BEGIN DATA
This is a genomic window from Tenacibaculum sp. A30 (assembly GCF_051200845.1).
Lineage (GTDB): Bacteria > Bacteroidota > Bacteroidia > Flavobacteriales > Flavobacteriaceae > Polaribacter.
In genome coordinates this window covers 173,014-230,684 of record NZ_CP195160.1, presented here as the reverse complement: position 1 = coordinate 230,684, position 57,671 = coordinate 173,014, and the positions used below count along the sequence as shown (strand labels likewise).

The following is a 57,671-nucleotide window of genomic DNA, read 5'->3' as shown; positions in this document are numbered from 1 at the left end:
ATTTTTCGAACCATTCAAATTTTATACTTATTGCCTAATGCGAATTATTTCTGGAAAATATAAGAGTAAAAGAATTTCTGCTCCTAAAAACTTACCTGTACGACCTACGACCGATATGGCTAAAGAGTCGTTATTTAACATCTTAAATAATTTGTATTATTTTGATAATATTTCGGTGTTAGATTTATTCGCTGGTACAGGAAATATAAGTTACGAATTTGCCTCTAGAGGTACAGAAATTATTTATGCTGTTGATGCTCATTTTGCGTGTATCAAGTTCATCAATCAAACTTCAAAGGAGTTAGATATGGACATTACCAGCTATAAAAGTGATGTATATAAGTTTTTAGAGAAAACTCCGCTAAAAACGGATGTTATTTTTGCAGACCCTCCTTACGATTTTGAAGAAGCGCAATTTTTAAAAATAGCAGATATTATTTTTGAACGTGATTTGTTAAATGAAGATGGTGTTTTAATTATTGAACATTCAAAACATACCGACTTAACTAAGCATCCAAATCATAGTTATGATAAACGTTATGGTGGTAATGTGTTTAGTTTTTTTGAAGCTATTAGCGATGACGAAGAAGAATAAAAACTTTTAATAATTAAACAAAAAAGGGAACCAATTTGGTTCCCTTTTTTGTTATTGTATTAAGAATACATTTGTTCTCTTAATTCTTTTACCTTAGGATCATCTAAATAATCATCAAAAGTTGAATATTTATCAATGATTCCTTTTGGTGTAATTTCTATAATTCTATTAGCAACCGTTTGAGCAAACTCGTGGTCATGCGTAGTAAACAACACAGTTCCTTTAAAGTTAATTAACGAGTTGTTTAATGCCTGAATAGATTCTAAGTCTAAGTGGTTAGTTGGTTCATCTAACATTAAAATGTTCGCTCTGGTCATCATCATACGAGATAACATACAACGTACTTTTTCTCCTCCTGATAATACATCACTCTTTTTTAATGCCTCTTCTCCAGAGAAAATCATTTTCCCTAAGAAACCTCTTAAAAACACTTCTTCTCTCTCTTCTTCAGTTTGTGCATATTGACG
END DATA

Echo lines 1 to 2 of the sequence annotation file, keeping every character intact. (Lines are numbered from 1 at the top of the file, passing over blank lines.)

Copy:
This is a genomic window from Tenacibaculum sp. A30 (assembly GCF_051200845.1).
Lineage (GTDB): Bacteria > Bacteroidota > Bacteroidia > Flavobacteriales > Flavobacteriaceae > Polaribacter.